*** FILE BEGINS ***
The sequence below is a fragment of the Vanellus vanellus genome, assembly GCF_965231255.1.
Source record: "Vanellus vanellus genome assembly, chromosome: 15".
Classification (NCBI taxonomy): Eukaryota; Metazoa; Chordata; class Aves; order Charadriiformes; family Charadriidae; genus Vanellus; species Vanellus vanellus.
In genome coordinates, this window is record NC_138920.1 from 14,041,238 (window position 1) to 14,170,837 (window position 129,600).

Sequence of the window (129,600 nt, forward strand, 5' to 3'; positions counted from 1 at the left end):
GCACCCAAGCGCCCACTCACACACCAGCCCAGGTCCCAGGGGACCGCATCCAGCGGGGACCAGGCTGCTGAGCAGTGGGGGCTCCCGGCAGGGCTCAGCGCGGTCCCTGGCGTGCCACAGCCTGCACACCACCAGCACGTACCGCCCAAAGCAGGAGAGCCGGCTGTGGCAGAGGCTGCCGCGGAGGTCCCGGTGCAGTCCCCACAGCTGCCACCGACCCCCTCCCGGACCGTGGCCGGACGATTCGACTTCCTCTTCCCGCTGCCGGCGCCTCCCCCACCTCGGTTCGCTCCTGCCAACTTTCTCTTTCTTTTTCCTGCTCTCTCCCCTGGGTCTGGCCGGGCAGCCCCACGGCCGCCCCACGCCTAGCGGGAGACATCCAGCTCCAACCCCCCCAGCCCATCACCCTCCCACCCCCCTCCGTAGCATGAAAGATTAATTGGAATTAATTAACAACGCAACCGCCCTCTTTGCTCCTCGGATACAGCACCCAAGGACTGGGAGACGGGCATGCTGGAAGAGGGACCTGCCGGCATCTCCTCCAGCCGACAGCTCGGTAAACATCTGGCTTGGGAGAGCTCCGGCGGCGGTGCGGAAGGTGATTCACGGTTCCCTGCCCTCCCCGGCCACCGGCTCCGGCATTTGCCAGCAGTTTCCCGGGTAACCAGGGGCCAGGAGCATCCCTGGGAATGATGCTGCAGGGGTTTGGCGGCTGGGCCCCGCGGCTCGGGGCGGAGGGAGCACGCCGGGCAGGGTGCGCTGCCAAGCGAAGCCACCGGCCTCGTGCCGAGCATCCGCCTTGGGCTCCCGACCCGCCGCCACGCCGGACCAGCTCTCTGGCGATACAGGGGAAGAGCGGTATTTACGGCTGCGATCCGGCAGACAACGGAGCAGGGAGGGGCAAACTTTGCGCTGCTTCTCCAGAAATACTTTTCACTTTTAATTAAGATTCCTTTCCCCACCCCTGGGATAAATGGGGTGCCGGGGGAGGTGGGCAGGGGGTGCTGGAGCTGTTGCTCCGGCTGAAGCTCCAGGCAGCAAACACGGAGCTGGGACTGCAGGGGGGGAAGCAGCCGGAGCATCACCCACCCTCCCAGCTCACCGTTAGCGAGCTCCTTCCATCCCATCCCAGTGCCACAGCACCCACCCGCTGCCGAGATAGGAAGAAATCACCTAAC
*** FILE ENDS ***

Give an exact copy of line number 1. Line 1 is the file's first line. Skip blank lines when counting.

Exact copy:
The sequence below is a fragment of the Vanellus vanellus genome, assembly GCF_965231255.1.